Sudden Death of Salma Khan
Shocked to hear about the sudden death of Salma Khan, a young lecturer of English at UMT, in a car accident. She was an enthusiastic learner, a passionate teacher, and a lively human being. Salma was pursuing her PhD in linguistics and was in the last stages of writing up her PhD thesis. She called me on Thursday, two days before her death, to share with me that how close was she to her thesis submission.
She had dreams in life which she tried hard to realise.
She called after long period of silence and spoke for about fifteen minutes. I didn't realise that it was the last time I was listening to her vibrant voice and that I would never ever get to meet her again. She had dreams in life which she tried hard to realise. Getting a PhD was one such dream for which she worked really hard. She came so close to realize this dream but then suddenly went so far away to the unknown paths, never to return again. It will take time believe that she is no more with us. May Allah rest her soul in peace and grant courage to her family, friends, colleagues, teachers, and students to bear this loss with the same courage that was hallmark of her personality. Salma, you will always be missed!
she was a very lively human being and it is shocking to hear that. I cannot believe she is gone.ReplyDelete
ان شاء الله به خیر
I first heard Salma Khan on the top floor of Converse Hall in Amherst College where I have my office. Salma was teaching Urdu to students with enthusiasm and passion and seemed unaware that her enthusiasm was precluding me from work. I went out and shut the door so that I could continue my work in peace. She apologized and later came to my office. I asked her if she was from Pakistan because she had used “masla” while teaching. She confirmed that she was from Lahore and was pursuing her PhD in English. She had been given a prestigious scholarship to study at UMass-Amherst for a year and add value to her dissertation. In my first meeting, she came across as a bright, independent, extrovert who was always willing to lend a smile. I saw a spark in her eyes. The spark of ambition, curiosity and humour. We met on 2 more occasions. Once, I took her to Valentine Hall for lunch, where she described how she and Nishpriha (a student from India who was also visiting UMass for a year and teaching Hindi at Amherst) were living it up here. They were participating in and organizing dance classes. She was also foodie and Nishpriha was a good cook so they were very close friends and were staying in the same place. She spoke about how it was so different from Pakistan but she liked the opportunity to meet such diverse set of people here. Salma also told me that some of her best friends were Sikh and she came from a secular family. I also shared that some of my best friends were Muslim.ReplyDelete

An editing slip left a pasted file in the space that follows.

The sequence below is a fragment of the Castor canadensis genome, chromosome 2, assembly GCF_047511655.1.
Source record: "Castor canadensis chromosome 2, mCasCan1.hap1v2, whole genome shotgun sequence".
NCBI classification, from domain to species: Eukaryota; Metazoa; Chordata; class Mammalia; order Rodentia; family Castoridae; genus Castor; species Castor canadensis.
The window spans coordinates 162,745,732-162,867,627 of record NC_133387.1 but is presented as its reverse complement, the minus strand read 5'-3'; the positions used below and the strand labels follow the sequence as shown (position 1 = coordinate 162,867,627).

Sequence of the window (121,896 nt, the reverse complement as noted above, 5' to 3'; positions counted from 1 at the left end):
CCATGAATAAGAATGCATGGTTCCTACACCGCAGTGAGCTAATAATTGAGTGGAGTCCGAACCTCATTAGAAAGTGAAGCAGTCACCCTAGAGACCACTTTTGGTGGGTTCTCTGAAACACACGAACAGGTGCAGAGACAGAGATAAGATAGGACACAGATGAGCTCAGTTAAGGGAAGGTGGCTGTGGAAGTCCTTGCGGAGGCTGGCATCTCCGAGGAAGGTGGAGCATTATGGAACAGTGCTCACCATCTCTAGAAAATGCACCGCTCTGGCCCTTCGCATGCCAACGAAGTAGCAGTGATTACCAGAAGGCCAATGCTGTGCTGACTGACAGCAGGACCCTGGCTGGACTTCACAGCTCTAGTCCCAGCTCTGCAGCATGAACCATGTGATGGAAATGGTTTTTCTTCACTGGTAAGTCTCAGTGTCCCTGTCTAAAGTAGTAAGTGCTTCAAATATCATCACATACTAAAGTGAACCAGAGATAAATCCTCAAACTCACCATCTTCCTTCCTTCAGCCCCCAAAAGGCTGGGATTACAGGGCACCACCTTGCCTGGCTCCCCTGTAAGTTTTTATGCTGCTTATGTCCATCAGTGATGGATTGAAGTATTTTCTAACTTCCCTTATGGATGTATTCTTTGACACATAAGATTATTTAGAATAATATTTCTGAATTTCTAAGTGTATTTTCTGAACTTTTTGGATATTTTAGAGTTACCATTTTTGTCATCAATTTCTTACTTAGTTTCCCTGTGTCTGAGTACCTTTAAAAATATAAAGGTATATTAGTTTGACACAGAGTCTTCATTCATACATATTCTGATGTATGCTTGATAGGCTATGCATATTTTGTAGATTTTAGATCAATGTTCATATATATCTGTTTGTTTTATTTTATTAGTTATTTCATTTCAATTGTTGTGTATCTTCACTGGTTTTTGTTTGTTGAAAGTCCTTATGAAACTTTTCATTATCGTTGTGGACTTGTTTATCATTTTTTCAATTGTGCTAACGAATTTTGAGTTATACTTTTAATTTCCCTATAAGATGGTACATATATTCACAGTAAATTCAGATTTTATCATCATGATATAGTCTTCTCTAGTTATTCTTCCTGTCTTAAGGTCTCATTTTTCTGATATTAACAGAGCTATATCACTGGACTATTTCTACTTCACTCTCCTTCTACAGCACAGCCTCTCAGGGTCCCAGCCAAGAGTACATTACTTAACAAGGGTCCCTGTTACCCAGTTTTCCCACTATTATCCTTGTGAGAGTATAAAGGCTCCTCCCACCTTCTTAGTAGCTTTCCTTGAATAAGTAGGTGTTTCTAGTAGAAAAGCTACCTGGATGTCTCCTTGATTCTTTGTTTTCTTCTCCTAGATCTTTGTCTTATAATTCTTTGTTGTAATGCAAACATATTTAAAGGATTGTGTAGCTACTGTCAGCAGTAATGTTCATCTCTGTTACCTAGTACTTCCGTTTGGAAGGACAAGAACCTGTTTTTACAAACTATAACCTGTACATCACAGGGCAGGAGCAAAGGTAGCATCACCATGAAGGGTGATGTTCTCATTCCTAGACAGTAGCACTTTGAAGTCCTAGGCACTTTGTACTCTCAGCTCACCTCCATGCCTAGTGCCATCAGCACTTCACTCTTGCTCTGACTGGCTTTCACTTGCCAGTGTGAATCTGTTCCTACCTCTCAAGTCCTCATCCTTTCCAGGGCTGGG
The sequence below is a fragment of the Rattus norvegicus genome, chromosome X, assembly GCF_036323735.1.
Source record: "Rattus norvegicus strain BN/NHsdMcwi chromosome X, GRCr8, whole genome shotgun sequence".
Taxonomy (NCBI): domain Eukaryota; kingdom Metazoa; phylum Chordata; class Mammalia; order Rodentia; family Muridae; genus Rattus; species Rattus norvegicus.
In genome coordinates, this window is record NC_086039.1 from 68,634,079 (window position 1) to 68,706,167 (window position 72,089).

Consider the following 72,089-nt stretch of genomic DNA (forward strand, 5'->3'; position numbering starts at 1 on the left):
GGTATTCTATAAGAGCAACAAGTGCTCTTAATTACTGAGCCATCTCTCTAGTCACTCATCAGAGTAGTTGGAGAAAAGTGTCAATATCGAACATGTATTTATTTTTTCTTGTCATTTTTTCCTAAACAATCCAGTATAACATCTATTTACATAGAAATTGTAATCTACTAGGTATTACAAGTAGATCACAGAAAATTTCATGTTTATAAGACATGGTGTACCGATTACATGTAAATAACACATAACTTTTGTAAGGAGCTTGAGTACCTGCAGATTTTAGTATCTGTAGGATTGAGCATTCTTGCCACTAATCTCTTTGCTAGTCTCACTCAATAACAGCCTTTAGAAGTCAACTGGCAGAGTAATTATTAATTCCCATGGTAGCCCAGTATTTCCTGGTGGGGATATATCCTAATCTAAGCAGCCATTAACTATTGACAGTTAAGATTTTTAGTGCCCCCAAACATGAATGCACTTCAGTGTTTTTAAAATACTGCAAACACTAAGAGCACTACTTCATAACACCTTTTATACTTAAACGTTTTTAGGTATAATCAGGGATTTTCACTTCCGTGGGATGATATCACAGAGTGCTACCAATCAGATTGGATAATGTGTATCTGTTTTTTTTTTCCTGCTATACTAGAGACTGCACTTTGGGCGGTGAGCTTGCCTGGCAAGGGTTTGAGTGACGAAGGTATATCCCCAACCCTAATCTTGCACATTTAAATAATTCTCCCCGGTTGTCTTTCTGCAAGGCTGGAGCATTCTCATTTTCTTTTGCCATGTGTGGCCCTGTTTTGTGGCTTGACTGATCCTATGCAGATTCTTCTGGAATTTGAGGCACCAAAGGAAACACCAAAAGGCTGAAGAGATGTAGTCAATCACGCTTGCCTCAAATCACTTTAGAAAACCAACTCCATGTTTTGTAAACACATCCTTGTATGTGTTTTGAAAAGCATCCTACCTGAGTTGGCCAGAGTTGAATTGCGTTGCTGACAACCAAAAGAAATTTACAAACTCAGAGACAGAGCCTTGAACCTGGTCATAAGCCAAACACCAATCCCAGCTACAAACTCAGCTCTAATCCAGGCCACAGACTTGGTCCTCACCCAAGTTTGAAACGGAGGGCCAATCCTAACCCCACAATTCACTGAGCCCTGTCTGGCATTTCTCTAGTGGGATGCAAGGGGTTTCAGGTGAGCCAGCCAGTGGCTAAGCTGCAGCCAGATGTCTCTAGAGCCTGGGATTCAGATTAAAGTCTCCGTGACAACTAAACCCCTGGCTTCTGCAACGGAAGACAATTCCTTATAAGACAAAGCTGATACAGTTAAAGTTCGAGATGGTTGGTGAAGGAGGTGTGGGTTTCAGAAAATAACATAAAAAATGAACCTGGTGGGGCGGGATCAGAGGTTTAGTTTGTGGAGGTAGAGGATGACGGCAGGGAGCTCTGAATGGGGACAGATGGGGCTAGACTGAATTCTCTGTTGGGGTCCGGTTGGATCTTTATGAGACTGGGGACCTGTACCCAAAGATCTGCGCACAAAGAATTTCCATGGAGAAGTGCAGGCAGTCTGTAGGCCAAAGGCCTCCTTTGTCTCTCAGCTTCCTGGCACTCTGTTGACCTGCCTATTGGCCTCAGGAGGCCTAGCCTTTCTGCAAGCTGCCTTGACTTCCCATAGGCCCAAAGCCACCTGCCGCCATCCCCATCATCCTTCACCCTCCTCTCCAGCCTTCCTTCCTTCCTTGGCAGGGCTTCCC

In our final meeting, she described how her family was looking for a suitable groom for her. It was difficult because she was something of an over-achiever. She invited me to come for dinner at their apartment. I said that I could not but she could always come over for tea to my apartment. She was also going to participate in a conference and was writing a paper on how Americans can learn Urdu. We exchanged a few ideas on what she could talk about in her paper and she was quite excited to be participating in the conference. As her student had not turned up for the class, I suggested if she wanted to have tea. She immediately agreed and I accompanied her to my apartment. We watched some short videos of Jaspal Bhatti and her laughter was uncontrollable and contagious. She took a cup of tea with two bags and milk because she liked it both strong and light. As it was getting dark and cold outside, I offered to drop her back to the bus-stop. She said she will be able to manage. I gave her an old jacket of mine that she could wear on her way back.
As fate would have it, we did not meet again in Spring and she returned to Pakistan. Today, I received a mail from Nishpriha:
“I feel terribly sad and devastated to tell you that Salma passed away in a car accident in Pakistan. http://shahidksiddiqui.blogspot.com/2013/02/sudden-death-of-salma-khan.html”
Shaken and shocked, it makes me wonder: How could a flower be plucked right when it is about to open its petals and release its fragrance in the world? A bird who was about to fly towards freedom and knowledge? Indeed, what is the meaning of life?
Thanks Parkash for sharing your sentiments. The loss is common. She was a wonderful soul and we'll miss her. Pl stay in touch.ReplyDelete
I don't even have words to express my shock.ReplyDelete
إِنَّا لِلّهِ وَإِنَّـا إِلَيْهِ رَاجِعونَ
Surely we belong to God and to Him shall we return.
I am one of her friends in America from Pakistan. I helped her with her Urdu tutoring. I would like to call her family. Can someone please email me their contact details at email@example.com. JazakAllah khayr.
UMT lost two legends in this accident RIPReplyDelete